Poverty Effects of Higher Food Prices: A Global Perspective
The spike in food prices between 2005 and the first half of 2008 has highlighted the vulnerabilities of poor consumers to higher prices of agricultural goods and generated calls for massive policy action. This paper provides a formal assessment of the direct and indirect impacts of higher prices on global poverty using a representative sample of 63 to 93 percent of the population of the developing world. To assess the direct effects, the paper uses domestic food consumer price data between January 2005 and December 2007--when the relative price of food rose by an average of 5.6 percent --to find that the implied increase in the extreme poverty headcount at the global level is 1.7 percentage points, with significant regional variation. To take the second-order effects into account, the paper links household survey data with a global general equilibrium model, finding that a 5.5 percent increase in agricultural prices (due to rising demand for first-generation biofuels) could raise global poverty in 2010 by 0.6 percentage points at the extreme poverty line and 0.9 percentage points at the moderate poverty line. Poverty increases at the regional level vary substantially, with nearly all of the increase in extreme poverty occurring in South Asia and Sub-Saharan Africa.
(This abstract was borrowed from another version of this item.)
If you experience problems downloading a file, check if you have the proper application to view it first. In case of further problems read the IDEAS help page. Note that these files are not on the IDEAS site. Please be patient as the files may be large.
As the access to this document is restricted, you may want to look for a different version under "Related research" (further below) or search for a different version of it.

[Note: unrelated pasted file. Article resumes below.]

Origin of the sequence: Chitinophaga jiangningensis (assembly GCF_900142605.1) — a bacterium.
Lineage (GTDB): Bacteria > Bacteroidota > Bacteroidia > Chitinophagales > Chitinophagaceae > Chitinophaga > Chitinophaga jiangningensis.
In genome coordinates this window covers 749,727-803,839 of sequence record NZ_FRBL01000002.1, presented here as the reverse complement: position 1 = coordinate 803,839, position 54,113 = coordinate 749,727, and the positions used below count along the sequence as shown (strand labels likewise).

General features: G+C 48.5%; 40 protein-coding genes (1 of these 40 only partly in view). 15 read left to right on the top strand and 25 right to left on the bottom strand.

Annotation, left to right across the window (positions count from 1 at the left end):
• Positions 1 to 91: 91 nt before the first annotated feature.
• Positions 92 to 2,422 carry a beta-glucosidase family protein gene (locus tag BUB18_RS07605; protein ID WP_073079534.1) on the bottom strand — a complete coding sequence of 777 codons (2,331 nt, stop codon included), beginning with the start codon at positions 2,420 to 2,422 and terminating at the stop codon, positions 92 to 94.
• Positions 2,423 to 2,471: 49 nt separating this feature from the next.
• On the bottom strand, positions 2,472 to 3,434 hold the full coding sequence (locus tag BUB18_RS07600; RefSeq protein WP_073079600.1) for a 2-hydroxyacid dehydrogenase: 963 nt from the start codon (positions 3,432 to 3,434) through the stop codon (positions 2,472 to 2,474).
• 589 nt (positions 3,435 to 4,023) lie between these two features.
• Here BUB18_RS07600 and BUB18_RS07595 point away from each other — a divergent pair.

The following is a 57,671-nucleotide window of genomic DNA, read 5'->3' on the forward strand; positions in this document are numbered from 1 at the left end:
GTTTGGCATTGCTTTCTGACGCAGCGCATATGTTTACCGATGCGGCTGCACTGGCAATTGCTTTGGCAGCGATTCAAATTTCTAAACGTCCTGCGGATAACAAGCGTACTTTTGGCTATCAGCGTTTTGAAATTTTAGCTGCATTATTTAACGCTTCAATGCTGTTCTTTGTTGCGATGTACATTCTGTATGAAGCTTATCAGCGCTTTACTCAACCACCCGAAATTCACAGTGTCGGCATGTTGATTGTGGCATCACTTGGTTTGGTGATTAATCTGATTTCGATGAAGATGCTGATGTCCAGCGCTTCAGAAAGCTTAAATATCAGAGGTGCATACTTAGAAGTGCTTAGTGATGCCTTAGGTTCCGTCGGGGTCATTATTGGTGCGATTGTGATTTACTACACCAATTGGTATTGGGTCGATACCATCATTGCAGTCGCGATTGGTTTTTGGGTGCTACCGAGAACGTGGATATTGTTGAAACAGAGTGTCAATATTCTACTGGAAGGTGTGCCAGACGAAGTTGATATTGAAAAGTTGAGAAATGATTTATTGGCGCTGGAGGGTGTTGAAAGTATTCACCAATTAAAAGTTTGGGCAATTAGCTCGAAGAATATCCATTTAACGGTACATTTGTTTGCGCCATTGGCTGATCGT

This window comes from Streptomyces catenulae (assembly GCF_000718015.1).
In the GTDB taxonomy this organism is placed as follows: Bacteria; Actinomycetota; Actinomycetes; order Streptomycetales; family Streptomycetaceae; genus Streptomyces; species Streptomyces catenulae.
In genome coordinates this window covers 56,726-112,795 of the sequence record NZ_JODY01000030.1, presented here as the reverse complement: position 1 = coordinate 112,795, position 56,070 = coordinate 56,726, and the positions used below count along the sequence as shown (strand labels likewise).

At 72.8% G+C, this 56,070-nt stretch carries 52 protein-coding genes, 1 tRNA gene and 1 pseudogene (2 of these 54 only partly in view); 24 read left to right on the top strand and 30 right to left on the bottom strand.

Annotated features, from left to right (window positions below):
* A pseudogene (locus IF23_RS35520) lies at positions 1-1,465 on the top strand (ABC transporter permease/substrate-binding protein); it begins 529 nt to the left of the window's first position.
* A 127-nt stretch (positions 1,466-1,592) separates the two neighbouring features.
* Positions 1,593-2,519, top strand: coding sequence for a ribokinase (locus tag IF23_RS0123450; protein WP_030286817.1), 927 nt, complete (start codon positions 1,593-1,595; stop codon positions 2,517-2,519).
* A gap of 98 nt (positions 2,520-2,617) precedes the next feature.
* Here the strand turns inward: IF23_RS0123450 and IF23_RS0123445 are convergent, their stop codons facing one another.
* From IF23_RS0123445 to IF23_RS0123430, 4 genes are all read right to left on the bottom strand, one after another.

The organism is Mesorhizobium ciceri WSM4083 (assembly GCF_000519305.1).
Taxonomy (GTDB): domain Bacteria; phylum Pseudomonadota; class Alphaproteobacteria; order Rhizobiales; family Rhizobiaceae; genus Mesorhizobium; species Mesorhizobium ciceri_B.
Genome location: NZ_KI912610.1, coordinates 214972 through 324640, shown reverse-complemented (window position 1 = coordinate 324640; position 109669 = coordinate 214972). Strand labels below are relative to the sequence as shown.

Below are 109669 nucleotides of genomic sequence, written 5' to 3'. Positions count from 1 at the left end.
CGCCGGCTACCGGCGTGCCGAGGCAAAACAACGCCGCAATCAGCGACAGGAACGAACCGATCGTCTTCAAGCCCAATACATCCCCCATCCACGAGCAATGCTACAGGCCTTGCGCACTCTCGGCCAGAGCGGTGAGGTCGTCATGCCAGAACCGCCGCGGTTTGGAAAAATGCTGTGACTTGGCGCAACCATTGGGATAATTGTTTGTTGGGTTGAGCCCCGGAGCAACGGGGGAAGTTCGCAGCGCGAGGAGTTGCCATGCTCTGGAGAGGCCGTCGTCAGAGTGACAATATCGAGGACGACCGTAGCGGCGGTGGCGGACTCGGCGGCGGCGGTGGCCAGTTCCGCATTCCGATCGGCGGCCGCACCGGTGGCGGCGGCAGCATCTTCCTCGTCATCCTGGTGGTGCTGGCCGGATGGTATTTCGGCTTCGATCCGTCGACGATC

Volume (Year): 15 (2011)
Issue (Month): 3 (08)
|Contact details of provider:|| Web page: http://www.blackwellpublishing.com/journal.asp?ref=1363-6669|
|Order Information:||Web: http://www.blackwellpublishing.com/subs.asp?ref=1363-6669|
References listed on IDEAS
Please report citation or reference errors to , or , if you are the registered author of the cited work, log in to your RePEc Author Service profile, click on "citations" and make appropriate adjustments.:
- Jed Friedman & James Levinsohn, 2001.
"The Distributional Impacts of Indonesia's Financial Crisis on Household Welfare: "A Rapid Response Methodology","
William Davidson Institute Working Papers Series
387, William Davidson Institute at the University of Michigan.
- Jed Friedman & James Levinsohn, 2002. "The Distributional Impacts of Indonesia's Financial Crisis on Household Welfare: A "Rapid Response" Methodology," World Bank Economic Review, World Bank Group, vol. 16(3), pages 397-423, December.
- Jed Friedman & James Levinsohn, 2001. "The Distributional Impacts of Indonesia's Financial Crisis on Household Welfare: A 'Rapid Response' Methodology," Working Papers 482, Research Seminar in International Economics, University of Michigan.
- Jed Friedman & James Levinsohn, 2001. "The Distributional Impacts of Indonesia's Financial Crisis on Household Welfare: A "Rapid Response" Methodology," NBER Working Papers 8564, National Bureau of Economic Research, Inc.
- Bussolo, Maurizio & Lay, Jann & van der Mensbrugghe, Dominique, 2006. "Structural change and poverty reduction in Brazil : the impact of the Doha Round," Policy Research Working Paper Series 3833, The World Bank.